Daniel Salzler No. 1080
EnviroInsight.org Seven Items December 11, 2020
Feel Free To Pass This Along To Others
If your watershed is doing something you would like others to know about, or you know of something others can benefit from, let me know and I will place it in this Information newsletter.
If you want to be removed from the distribution list, please let me know. Please note that all meetings listed are open.
Enhance your viewing by downloading the pdf file to view photos, etc. The
attached is all about improving life in the watershed.
This is already posted at EnviroInsight.org
1. H1N1 Virus – Understanding A Little More About Viruses. Viruses are small and, a face value, powerless. They don’t even have the minimal genes required to sustain life functions. Instead, they rely on their hosts for everything but the 10 genes they bring with them. In most viruses, these genes sit on a single piece of DNA or RNA. Influenza, however has divided its genome into eight pieces of RNA. If two different flu genomes mix in the same cellular soup, the RNA segments can shuffle around. This re-assortment can cause new strains of influenza to emerge out of the blue with deadly effect.
The two most important genes that help scientists track flu strain code for the proteins hemagglutinin and neuraminidase. Abbreviated H an N, they help the virus bind to cells in the respiratory tract and bud off from the host cell, after replicating, respectively. They also form the two major ways the immune system recognizes an influenza virus to stimulate antibodies. Scientists have identified 16 different H’s and 9 different N’s in bird species around the world, for a total of nearly 150 possible strains.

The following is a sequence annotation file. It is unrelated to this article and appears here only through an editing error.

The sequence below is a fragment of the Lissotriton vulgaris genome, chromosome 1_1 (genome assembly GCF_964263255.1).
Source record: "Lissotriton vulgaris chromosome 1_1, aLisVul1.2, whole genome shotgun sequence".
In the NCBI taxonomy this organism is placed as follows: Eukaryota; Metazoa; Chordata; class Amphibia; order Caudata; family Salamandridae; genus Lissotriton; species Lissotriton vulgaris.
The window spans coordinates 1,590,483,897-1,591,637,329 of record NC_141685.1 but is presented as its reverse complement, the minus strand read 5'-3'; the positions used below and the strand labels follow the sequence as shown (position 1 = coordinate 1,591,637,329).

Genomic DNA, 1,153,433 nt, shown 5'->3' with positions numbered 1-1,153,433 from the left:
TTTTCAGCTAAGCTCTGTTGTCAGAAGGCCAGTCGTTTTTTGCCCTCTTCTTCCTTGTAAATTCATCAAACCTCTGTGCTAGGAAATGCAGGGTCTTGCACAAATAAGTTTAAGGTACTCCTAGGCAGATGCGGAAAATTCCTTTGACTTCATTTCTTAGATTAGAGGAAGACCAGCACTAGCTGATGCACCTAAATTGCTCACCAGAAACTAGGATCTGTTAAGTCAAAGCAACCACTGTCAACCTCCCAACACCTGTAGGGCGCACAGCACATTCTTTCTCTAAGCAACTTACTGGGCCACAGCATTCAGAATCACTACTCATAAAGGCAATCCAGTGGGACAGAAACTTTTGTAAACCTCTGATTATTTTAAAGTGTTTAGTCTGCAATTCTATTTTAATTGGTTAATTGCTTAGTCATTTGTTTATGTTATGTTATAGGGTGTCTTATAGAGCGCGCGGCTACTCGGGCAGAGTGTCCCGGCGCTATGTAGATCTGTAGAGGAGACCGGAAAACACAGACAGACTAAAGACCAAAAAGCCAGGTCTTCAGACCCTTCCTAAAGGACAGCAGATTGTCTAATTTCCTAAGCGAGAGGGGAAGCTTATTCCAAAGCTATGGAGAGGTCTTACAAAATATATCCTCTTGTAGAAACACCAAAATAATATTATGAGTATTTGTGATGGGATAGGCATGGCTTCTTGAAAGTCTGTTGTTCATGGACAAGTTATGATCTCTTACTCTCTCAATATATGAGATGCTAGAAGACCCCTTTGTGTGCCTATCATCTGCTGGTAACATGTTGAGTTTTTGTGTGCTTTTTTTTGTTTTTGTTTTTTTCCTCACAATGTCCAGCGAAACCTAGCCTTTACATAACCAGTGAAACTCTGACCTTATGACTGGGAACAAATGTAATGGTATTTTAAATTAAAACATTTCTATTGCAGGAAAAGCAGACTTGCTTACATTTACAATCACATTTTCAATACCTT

For a bird influenza virus to directly infect people, it’s sort of like putting a round peg into a square hole. The cell lining the human respiratory tract look very different to the virus. That’s in part, why only five of the strains have ever caused diseases in humans.
Source “Audubon” Fall 2020. Article “Super Spreaders
2. Six Steps For Safe And Effective Disinfectant Use. – What You Should Do. While many doctors and medical researchers deem disinfectants generally safe, there are concerns when they are used incorrectly or around children and people with asthma or chronic respiratory conditions. The Environmental Protection Agency maintains List-N, a searchable online tool where users can learn about more than 500 products registered with the agency that can be used to kill the coronavirus.
Step 1: Check that your product is EPA-approved
Find the EPA registration number on the product. Then, check to see if it is on EPA’s list of approved disinfectants at: epa.gov/listn
Step 2: Read and follow the directions
Follow the product’s directions. Check “use sites” and “surface types” to see where you can use the product. Read the “precautionary statements.”
Step 3: Pre-clean the surface
Make sure to wash the surface with soap and water if the directions mention pre-cleaning or if the surface is visibly dirty.